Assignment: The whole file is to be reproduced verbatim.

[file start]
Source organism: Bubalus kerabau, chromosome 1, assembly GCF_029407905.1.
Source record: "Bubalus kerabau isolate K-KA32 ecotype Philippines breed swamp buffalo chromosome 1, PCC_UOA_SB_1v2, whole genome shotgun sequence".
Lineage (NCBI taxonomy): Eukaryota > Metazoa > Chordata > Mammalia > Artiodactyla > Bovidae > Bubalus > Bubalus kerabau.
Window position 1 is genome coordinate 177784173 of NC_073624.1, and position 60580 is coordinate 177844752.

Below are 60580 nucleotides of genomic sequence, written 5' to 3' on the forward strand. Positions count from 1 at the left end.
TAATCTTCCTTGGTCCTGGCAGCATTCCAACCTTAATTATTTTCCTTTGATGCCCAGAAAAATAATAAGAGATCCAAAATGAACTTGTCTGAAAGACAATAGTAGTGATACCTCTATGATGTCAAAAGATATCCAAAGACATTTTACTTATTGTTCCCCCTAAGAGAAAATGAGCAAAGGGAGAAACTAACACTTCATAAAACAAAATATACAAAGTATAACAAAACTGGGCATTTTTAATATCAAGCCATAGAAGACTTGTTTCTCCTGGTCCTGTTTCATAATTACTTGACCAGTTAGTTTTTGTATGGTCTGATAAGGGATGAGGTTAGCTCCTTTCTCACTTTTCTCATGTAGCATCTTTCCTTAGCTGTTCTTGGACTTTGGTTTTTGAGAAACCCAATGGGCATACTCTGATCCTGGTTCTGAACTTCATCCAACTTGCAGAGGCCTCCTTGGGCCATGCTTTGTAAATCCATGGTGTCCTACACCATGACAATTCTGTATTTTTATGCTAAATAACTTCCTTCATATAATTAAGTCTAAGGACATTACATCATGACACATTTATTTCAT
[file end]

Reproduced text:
Source organism: Bubalus kerabau, chromosome 1, assembly GCF_029407905.1.
Source record: "Bubalus kerabau isolate K-KA32 ecotype Philippines breed swamp buffalo chromosome 1, PCC_UOA_SB_1v2, whole genome shotgun sequence".
Lineage (NCBI taxonomy): Eukaryota > Metazoa > Chordata > Mammalia > Artiodactyla > Bovidae > Bubalus > Bubalus kerabau.
Window position 1 is genome coordinate 177784173 of NC_073624.1, and position 60580 is coordinate 177844752.

Below are 60580 nucleotides of genomic sequence, written 5' to 3' on the forward strand. Positions count from 1 at the left end.
TAATCTTCCTTGGTCCTGGCAGCATTCCAACCTTAATTATTTTCCTTTGATGCCCAGAAAAATAATAAGAGATCCAAAATGAACTTGTCTGAAAGACAATAGTAGTGATACCTCTATGATGTCAAAAGATATCCAAAGACATTTTACTTATTGTTCCCCCTAAGAGAAAATGAGCAAAGGGAGAAACTAACACTTCATAAAACAAAATATACAAAGTATAACAAAACTGGGCATTTTTAATATCAAGCCATAGAAGACTTGTTTCTCCTGGTCCTGTTTCATAATTACTTGACCAGTTAGTTTTTGTATGGTCTGATAAGGGATGAGGTTAGCTCCTTTCTCACTTTTCTCATGTAGCATCTTTCCTTAGCTGTTCTTGGACTTTGGTTTTTGAGAAACCCAATGGGCATACTCTGATCCTGGTTCTGAACTTCATCCAACTTGCAGAGGCCTCCTTGGGCCATGCTTTGTAAATCCATGGTGTCCTACACCATGACAATTCTGTATTTTTATGCTAAATAACTTCCTTCATATAATTAAGTCTAAGGACATTACATCATGACACATTTATTTCAT